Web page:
Peter then addresses the work of elders; they are to “shepherd the flock of God, exercising oversight” (5:2). He does not elaborate further on their work of caring for lives of believers (see Hebrews 13:17), but instead, he focuses on their manner and motive in doing so.
Elders must lead willingly, even with eagerness (5:2). In what seems to address how elders motivate God’s people, Peter contrasts an aggressive overbearing approach of intimidation with that a living an exemplary life which is so obvious that the flock will respond appropriately without being badgered (5:3).
The elder’s heart must be fixated on a single heartfelt longing, viz., that one day Jesus (interestingly called “the Chief Shepherd”) will return at which time elders will receive from Him “the unfading crown of glory” (5:4). This designates Jesus’ approval of the leader’s life and work as an elder among God’s people. Nothing better!
Take some time to think or talk through the following questions with a view to applying the passage in your own life.
- Most are not elders in the local church, but all lead someone. In light of this, have I set the elder’s integrity and service as a goal to seek? Of those things listed by Peter as incumbent for elders, which do I most desire to grow in? What’s a first step I can take to do so?
- Do I pray for my church leaders regularly? Do I ask God to enable them to be as Peter depicts them in the passage? How often do I take time to speak to elders and express my appreciation or ask their prayer requests? (Do at least once this week!)
1 Peter 4:12-19
Focused Text: 1 Peter 4:19
In the current state of our world suffering remains inescapable. Yet God has great purpose in our suffering. Peter has already told us that suffering refines our faith (1:6-7), provides us with an opportunity to follow in Christ’s footsteps (2:21-23), and puts the authenticity of the gospel on display to our enemies (3:13-16).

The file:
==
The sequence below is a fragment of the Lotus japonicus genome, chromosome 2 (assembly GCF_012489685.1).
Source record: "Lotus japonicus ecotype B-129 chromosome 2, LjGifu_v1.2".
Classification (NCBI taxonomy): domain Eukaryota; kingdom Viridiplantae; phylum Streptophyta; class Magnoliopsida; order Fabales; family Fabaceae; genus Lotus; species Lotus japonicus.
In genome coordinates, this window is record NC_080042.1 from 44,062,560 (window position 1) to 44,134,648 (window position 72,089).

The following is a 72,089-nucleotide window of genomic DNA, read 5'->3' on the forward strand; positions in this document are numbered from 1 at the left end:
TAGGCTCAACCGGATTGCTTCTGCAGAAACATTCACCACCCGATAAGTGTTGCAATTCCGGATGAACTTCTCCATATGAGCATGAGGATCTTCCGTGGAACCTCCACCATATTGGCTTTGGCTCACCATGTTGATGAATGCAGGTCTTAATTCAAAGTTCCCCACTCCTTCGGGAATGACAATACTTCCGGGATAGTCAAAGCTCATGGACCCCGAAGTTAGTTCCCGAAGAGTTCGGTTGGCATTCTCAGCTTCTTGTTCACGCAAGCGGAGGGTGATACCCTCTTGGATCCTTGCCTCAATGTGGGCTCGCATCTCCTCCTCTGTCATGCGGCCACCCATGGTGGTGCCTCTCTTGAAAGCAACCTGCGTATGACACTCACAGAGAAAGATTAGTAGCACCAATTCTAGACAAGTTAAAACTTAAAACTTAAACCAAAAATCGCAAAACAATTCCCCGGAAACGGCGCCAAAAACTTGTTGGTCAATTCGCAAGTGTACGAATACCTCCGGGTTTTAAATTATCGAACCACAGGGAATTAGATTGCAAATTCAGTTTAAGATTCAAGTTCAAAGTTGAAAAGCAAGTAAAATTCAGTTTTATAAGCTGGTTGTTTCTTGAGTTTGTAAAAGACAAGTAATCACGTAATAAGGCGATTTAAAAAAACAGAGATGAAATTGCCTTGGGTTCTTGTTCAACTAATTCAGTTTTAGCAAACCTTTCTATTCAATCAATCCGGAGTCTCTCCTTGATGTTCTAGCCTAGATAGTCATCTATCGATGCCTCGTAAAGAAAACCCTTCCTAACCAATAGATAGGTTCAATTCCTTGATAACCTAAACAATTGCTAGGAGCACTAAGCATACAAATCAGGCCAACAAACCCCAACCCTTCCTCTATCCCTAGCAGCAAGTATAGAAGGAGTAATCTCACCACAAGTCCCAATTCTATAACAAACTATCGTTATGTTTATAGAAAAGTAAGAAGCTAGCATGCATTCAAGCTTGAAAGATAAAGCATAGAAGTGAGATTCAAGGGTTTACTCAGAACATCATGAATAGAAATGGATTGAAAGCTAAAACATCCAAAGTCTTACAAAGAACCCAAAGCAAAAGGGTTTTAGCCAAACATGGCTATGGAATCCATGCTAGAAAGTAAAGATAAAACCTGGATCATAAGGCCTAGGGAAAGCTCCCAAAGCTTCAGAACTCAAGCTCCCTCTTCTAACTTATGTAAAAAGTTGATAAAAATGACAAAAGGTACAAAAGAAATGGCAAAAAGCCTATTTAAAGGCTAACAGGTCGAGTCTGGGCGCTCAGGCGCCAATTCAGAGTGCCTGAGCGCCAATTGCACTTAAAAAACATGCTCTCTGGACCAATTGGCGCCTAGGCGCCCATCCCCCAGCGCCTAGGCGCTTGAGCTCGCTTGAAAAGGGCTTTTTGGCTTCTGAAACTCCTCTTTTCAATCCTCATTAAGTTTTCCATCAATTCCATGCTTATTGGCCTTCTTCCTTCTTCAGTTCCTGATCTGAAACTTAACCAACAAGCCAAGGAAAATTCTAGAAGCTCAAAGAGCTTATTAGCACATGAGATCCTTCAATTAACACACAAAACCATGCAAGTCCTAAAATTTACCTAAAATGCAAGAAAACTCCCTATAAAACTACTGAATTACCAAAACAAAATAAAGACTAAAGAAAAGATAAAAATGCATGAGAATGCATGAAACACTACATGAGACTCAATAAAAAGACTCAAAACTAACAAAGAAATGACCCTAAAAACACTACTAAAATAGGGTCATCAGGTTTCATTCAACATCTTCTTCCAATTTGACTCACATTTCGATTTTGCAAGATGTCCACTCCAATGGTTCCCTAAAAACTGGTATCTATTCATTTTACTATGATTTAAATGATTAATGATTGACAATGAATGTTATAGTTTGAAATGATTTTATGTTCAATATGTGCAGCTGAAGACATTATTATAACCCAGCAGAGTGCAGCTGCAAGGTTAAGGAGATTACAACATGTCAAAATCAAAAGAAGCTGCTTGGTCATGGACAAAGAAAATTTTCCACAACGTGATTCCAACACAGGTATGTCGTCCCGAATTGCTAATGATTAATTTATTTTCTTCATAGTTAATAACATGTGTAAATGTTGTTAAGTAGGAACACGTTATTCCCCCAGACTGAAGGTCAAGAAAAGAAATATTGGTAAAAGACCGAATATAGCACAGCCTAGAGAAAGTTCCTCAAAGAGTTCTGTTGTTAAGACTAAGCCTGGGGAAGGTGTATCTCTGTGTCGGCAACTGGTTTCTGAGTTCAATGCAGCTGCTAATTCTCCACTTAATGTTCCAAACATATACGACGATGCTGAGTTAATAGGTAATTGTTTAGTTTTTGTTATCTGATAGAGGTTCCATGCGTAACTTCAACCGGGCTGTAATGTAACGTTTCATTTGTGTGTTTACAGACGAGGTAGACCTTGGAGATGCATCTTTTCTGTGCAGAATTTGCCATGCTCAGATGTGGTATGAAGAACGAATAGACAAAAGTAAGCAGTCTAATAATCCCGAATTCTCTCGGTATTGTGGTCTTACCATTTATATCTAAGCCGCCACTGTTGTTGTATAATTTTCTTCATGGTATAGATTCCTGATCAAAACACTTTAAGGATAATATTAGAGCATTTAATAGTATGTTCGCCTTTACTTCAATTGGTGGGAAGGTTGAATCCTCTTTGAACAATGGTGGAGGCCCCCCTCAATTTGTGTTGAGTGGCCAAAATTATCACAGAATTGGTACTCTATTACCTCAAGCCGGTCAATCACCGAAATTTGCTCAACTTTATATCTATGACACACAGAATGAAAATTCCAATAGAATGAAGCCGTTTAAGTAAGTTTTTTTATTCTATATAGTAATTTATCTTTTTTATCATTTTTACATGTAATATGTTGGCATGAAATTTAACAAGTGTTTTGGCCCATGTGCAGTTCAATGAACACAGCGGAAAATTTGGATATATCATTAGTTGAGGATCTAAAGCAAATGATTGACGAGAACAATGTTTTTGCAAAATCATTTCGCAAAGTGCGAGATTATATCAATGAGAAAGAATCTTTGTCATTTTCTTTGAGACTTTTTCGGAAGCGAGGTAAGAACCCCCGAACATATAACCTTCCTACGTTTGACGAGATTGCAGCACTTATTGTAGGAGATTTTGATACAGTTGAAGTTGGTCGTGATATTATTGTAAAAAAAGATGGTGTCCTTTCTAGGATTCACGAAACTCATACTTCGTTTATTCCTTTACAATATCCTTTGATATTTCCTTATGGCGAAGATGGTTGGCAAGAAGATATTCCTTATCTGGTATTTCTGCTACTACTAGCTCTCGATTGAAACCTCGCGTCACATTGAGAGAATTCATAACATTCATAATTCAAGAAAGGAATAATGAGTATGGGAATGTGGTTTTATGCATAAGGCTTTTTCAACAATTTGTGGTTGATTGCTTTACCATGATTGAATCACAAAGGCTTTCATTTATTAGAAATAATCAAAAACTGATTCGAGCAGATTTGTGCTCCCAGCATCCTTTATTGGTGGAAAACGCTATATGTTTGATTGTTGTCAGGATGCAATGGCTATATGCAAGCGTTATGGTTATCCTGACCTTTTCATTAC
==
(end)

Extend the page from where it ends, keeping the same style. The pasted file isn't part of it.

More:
1 Peter 4:7-11
Focused Text: 1 Peter 4:10-11 (cp. Romans 12:6-8)
Every believer in Christ has been uniquely gifted with some form of God’s grace for the purpose of serving others within the church (and in some cases outside as well). In this passage Peter mentions two examples: speaking the Word (i.e. teaching/preaching) and completing acts of service (i.e. serving with our hands). Paul, in his letters to the churches in Rome and Corinth, gives us more comprehensive lists, yet with the same idea in mind: God has gifted every believer with some manifestation of the Holy Spirit for the good of the church family (see 1 Cor. 12:4-11).
1 Peter 4:1-6
Focused Text: 1 Peter 4:1-2
According to Peter, we have two simple options when it comes to how we live our lives. We either take up arms in the battle against our sin, intent on living in God’s will, or we raise a white flag of surrender and give in to the desires of our sin nature. These two choices are not equal in the quality of life they produce—one is rooted in obedience and the other in disobedience. But how do we move forward in obedience?